And after a great episode like Remember, it was probably inevitable to get a weak episode. It doesn’t help that I’m not particularly fond of the character who’s the protagonist of the story, but I doubt that with any other character things would have improved particularly, given the shaky plot of Sacred Ground. Things are terrible from the beginning, with some of the Voyager crew visiting a temple on the planet Nechani and an accident involving Kes who enters a very dangerous area and is hit by an energy burst that sends her into a coma. If the area was so dangerous, I wonder, why didn’t anybody warn the Starfleet personnel? Or at least put a guard somewhere! To make matters worse, the Nechani consider everything as a punishment from the spirits and therefore do nothing to help curing poor Kes. What to do?
Neelix finds the solution: there’s a ritual that can be followed, and Janeway decides to be the one to mediate with the spirits and heal Kes. Here things could get interesting, with Janeway who as a good scientist embarks on this adventure thinking that the ritual will simply be a physical preparation for her to resist the kind of energy that reduced Kes to a comatose state. She hopes that the study of the effects of the ritual will help the Doctor to heal Kes. The problem is that the whole part of the ritual is very slow and even if it makes fun of the classic Star Trek rituals, it’s not that different from them. For example, the guide (played by Becky Ann Baker) is the standard spiritual guide of the standard religious planet (think of the Bajorans of Deep Space Nine). Also, even if the physical tests of endurance ultimately turns out to be just a game created to fulfil Janeway’s expectations, the fact remains that seeing them on the screen is boring.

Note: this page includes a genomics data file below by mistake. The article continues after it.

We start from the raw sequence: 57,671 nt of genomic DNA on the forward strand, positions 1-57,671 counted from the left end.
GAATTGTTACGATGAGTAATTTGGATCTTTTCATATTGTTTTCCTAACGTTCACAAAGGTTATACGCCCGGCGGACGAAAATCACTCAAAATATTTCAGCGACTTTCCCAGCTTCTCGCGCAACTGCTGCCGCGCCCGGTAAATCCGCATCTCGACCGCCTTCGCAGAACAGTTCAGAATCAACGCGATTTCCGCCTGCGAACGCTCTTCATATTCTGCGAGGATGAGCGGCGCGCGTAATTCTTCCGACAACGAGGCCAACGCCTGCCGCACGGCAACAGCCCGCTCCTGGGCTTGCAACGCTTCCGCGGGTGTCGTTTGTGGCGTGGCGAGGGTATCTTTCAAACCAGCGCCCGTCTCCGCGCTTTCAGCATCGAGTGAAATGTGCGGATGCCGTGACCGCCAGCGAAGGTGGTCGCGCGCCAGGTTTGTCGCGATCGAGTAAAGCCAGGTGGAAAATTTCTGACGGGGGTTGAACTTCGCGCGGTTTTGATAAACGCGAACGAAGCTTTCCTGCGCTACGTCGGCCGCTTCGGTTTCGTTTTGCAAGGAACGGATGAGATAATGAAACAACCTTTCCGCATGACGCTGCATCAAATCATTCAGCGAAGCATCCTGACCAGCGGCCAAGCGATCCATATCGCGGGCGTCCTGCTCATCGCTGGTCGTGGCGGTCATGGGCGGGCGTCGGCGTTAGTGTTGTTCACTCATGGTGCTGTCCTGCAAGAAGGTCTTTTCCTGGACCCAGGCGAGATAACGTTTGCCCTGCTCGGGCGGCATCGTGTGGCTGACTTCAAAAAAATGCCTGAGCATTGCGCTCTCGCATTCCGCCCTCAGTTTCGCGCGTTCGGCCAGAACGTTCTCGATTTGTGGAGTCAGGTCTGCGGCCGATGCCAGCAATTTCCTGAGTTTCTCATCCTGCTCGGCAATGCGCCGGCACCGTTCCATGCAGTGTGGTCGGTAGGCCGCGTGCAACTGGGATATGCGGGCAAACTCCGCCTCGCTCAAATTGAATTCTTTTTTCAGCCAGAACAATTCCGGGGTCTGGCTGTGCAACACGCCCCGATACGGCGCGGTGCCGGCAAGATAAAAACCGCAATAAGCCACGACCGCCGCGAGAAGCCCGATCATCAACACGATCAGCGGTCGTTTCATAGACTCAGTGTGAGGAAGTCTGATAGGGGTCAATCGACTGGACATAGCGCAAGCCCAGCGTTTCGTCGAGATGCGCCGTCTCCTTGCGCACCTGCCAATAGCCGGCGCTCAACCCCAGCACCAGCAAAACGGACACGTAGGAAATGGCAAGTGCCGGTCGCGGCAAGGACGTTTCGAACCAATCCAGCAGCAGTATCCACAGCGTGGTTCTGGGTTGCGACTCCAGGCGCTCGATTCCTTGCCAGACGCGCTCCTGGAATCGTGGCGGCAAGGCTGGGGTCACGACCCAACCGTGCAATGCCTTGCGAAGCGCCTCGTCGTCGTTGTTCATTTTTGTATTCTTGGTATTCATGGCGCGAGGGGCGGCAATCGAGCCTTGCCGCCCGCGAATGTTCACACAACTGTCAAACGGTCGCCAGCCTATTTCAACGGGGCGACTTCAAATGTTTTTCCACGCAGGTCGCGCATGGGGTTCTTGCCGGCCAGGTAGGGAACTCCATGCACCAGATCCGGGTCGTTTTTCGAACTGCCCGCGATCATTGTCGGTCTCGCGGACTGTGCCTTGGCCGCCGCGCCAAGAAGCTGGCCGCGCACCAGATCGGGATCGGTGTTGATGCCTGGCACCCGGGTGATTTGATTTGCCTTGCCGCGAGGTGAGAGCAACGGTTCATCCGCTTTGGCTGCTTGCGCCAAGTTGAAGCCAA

And as if that wasn’t enough, after the Doctor’s first attempt based on Janeway’s physical evidence fails, the captain returns to the planet and continues with the ritual! Luckily, it doesn’t last long and the finale shows us Janeway who’s no longer so sure of her faith in science while she doubts the Doctor’s explanation of how Kes was cured. So, the message isn’t very interesting, the episode is boring… I would say that the only thing worthy of note about it is that the director is Robert Duncan McNeill, aka Tom Paris, and that he began here his career as a director, which is what he still does in these days. In fact, he hasn’t worked as an actor in the last fifteen years, but he has worked on more than 40 TV shows as a director. Ciao!
PS: The Delta Flyers podcast shout out: what a fantastic episode, with McNeill explaining in detail how he prepared for his directorial debut! With a lot of self-criticism, he recognizes the slightly too bland rhythm of Sacred Ground, due to the fact that he wanted his actors (and colleagues) to have all the time they needed to act out each scene and convey their characters’ feelings. It’s fantastic to know how for each scene there were motivations for all the participants, there was a message to convey, and even a specific character with whom the audience could identify! And then I couldn’t help but appreciate the reference to The X-Files regarding the ending which leaves the explanation open between scientific evidence and faith / paranormal phenomena…
Previous episode: Remember
Next episode: Future’s End